I recommend the development of a 'Hero File' of your achievements. There is nothing more important to boost your morale and get the proper credit. However, you must keep it up-to-date in a very timely manner. Accumulate all positive comments and commendations you may have received. Even I have maintained one for myself for over thirty years!

Another great advantage of a 'Hero File' is that it becomes a great source of reference to develop custom-tailored resumes and cover letters. Let's not forget that it also provides you with materials for use during your job interviews. It is your bank of achievements and experiences.

For example:
Initiated and executed cost reduction and profit improvement programs for ABC Pharmaceutical operations which yielded out-of-pocket savings of $2.1MM.

Generated a feasibility study for a $60M, 120,000 sq. ft. bioprocess vaccine production facility for XYZ Laboratories.

Developed strategic, manufacturing, and site selection plans for JPW Company in Russia, resulting in the construction of a $50,000,000 factory.

Recruited and trained five customer relations managers which reduced the number of complaints from 103 to 37 every month.

Planned and organized a 30-people Plant Engineering and Maintenance Department.

Introduced innovative programs like Quality Circles, Robotics, and Electronic Inspection and Vision Systems; cumulative savings over five years: $2,100,000.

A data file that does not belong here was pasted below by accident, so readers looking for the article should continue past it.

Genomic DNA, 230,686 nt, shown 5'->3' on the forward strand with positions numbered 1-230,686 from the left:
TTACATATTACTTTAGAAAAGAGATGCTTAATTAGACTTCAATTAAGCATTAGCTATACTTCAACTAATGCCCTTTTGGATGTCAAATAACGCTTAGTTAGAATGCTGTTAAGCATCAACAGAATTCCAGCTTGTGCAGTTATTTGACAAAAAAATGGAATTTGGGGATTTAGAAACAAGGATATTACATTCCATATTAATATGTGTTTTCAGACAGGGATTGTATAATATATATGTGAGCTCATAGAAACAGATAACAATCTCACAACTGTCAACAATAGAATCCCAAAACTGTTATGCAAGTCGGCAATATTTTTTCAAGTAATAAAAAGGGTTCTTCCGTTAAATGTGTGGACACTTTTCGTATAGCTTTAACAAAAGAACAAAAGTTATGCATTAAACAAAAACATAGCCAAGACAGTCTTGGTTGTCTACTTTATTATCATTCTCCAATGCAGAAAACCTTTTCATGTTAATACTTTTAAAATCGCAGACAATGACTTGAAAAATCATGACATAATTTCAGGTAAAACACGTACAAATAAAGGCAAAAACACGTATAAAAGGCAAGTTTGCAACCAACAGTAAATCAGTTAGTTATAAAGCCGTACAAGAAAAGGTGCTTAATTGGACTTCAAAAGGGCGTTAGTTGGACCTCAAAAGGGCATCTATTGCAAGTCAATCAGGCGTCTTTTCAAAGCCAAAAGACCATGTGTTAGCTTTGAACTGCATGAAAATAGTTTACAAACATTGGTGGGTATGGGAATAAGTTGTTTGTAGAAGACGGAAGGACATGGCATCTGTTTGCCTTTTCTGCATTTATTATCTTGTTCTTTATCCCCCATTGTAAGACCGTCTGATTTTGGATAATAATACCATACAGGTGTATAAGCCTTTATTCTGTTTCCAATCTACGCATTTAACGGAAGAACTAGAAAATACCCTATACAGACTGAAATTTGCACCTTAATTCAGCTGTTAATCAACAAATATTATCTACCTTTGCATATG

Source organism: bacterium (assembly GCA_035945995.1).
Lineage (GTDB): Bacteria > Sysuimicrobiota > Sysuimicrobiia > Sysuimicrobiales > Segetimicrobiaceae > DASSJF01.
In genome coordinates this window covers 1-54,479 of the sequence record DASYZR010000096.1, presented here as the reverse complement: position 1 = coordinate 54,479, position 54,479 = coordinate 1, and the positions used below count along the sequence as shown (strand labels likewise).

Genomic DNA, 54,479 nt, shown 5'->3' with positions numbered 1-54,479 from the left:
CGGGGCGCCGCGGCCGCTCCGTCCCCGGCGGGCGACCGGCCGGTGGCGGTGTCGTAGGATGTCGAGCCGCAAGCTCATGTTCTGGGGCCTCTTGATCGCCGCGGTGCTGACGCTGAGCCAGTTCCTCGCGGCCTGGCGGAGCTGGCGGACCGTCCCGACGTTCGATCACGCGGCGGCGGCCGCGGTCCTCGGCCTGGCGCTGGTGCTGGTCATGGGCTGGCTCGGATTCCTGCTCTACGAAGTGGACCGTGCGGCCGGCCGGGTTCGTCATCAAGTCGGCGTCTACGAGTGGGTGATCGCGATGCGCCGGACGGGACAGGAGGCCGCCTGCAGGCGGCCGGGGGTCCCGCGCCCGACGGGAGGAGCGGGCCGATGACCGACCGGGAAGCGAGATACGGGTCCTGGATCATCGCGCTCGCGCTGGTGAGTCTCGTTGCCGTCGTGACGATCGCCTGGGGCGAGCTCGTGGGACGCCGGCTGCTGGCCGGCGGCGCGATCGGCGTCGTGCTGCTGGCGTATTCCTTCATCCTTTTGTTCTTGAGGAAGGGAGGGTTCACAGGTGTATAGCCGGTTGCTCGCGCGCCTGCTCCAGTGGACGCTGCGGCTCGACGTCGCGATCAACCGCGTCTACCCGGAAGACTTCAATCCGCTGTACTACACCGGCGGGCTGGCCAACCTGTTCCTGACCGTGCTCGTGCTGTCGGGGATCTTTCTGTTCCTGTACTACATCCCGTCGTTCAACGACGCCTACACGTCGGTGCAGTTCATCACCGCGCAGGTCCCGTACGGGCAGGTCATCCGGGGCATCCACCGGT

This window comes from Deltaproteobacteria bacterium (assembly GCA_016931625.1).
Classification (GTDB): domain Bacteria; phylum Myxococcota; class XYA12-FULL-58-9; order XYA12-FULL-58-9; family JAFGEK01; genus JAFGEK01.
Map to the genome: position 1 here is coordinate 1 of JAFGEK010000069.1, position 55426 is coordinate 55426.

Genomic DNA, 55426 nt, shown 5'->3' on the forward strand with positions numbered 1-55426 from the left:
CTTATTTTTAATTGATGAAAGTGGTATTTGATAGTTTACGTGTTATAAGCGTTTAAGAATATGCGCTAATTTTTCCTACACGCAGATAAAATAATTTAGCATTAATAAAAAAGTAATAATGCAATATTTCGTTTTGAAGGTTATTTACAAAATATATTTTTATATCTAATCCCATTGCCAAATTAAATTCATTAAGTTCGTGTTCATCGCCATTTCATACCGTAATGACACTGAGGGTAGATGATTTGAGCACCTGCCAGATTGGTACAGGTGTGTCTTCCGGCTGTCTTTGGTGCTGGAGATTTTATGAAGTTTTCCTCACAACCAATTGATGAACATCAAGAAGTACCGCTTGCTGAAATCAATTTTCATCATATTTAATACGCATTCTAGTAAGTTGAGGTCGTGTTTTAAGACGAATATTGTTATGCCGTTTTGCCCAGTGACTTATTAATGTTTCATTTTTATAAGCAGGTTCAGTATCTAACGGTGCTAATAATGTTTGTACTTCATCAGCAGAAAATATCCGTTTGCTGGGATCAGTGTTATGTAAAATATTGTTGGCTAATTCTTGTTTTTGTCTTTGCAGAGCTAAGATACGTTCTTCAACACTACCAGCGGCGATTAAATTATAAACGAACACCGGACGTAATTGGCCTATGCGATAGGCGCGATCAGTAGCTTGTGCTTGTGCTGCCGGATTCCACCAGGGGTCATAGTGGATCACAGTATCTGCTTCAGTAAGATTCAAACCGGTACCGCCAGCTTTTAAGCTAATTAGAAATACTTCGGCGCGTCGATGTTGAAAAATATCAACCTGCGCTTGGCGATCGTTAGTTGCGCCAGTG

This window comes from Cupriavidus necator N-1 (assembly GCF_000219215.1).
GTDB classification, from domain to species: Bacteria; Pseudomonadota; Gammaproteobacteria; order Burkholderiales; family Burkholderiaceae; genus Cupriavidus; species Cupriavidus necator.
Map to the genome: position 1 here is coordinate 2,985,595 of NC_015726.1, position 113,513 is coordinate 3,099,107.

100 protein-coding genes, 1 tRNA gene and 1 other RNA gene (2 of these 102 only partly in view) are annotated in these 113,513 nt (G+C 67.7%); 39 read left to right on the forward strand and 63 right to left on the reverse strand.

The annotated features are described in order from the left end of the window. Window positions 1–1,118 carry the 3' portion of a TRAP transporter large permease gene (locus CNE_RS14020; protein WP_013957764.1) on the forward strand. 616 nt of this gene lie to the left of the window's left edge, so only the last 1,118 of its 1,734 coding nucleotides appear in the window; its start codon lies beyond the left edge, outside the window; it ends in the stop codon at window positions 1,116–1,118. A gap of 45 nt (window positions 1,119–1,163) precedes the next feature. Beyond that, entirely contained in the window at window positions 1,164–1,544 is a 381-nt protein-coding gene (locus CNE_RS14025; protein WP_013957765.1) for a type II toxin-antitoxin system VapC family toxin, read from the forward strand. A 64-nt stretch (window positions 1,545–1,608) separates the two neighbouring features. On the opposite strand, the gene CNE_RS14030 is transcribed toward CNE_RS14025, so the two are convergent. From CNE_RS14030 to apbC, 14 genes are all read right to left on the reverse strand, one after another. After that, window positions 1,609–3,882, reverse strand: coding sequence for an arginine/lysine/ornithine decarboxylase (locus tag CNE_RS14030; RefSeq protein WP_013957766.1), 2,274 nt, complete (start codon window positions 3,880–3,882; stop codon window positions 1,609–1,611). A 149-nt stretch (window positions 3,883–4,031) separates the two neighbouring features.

Designed and developed the system to automate sales commission and compensation calculations, resulting in recurring annual labor savings of $75,000.

Reorganized the software development department and increased productivity by 20%.

Revamped the invoicing and billing system to reduce the payment cycle time from 60 to 30 days; projected annual savings: $100,000.

Litigated successfully the difficult Johnson Case, resulting in the client being compensated $1,000,000 for his injuries, by his employer and general contractor.

Participated actively in trials, mediations, arbitrations, and prepared and argued successfully, 57 oral motions before the court.
A good performance review has a balance. It can be called a teaching moment, so please listen carefully with an open mind. Perhaps there is a kernel of truth in what the boss is saying, and even if it hurts, it can serve as a springboard for improvement.

We may sometimes receive a less-than-happy (poor or mediocre) performance review in spite of our best efforts. You will have to determine if it is a relational and political problem, or a true performance problem.